TERRY MORAN: Well, good afternoon, everyone. I hope you're enjoying the meal. Welcome to the Council on Foreign Relations CEO Speaker Series, sponsored by the Corporate Program here.
Actually, the first thing we're going to do -- I'm going to do, and I hope you follow my example, is turn off these devices. I am over-gadgeted. I have two, but I've already turned off one. So we need you to turn them off, not just on silent, because the radio frequency makes the microphones buzz from time to time. And, just as a reminder, this meeting is on the record for all of us.
And before we begin today's discussion, the council is pleased to announce an upcoming lunch meeting on May 3rd: "U.S. Policy Options toward Myanmar" -- or Burma, featuring Joshua Kurlantzick and Lex Rieffel. For more information on upcoming events, please refer to the insert in the back of today's program. And what we're going to do is have a conversation and then open it up for questions.
And I'm very pleased, as you can see from the materials you've been given, to welcome Samuel Allen, who is the chief executive officer of the John Deere Company -- been with the company for 36 years, grew up in the United States, in Germany and England, and has done a little bit of everything for the company. And he's going to talk to us about the global economic situation from the standpoint of -- Sam, may I?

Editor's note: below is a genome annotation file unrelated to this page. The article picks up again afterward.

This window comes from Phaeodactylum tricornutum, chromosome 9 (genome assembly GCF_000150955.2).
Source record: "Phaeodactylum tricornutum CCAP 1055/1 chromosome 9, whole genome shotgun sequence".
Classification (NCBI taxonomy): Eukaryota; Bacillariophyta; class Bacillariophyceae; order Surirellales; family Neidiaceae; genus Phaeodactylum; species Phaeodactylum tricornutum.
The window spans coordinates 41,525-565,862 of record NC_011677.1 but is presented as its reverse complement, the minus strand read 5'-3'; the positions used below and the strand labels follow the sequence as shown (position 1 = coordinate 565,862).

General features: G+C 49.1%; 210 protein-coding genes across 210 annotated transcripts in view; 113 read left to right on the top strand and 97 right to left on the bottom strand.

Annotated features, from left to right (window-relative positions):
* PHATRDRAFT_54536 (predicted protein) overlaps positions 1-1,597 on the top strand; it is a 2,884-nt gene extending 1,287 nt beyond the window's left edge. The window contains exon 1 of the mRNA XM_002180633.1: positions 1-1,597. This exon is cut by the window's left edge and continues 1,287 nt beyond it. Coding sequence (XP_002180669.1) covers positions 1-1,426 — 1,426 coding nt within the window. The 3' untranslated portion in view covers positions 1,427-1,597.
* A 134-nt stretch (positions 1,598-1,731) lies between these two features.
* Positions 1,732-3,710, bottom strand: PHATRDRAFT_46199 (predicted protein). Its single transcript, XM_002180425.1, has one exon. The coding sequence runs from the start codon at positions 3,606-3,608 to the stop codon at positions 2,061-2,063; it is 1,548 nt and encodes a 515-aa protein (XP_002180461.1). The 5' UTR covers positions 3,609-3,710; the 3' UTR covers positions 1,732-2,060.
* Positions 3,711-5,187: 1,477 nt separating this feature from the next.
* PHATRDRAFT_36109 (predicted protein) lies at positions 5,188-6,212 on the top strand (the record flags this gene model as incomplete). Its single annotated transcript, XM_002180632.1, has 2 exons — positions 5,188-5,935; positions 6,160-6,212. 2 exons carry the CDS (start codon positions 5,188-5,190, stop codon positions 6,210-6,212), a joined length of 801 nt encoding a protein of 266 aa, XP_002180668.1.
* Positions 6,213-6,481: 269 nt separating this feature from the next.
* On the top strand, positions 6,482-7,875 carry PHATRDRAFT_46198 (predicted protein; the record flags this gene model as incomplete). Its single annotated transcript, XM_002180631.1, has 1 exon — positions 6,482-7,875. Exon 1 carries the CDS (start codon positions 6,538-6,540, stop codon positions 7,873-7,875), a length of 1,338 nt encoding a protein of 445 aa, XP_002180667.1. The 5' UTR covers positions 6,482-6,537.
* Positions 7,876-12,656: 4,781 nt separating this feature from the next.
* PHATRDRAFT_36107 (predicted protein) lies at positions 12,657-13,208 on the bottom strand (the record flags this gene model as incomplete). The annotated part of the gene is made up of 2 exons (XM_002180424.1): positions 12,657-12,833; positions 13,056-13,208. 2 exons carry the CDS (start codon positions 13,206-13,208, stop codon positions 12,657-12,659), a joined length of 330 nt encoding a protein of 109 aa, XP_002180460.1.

SAMUEL ALLEN: Please, yes.
MORAN: From the standpoint of being in charge of, really, one of the iconic American companies, John Deere, having a great -- this is your 175th year.
ALLEN: Hundred-and-seventy-fifth year this year. And there really was a Mr. John Deere. He started the company when he was 33 years old, so --
MORAN: And this is his legacy.
Now, if I could start there, an iconic American company. What does that mean today? In other words, what does it mean to be an American company in this global environment?
And I'll just preface it by saying Tim Cook, who has taken over for Steve Jobs at Apple, was at ABC News recently. And I asked him, do you consider Apple an American company? And he paused and he said, we're a California company. (Laughter.)
MORAN: I have not idea what that means, but I'm sure it was cool.
MORAN: But, an American company --
MORAN: -- what does that mean today?
ALLEN: Well, for us, certainly we identify ourselves as an American company because we have this rich 175-year history. And for a large portion of it, a majority of our business was in the United States, even though we have in our records, our archives, we sold our first plows in Russia a hundred years ago. We've been doing business in China for a long time. For example, we've had operations in Argentina for 60 years.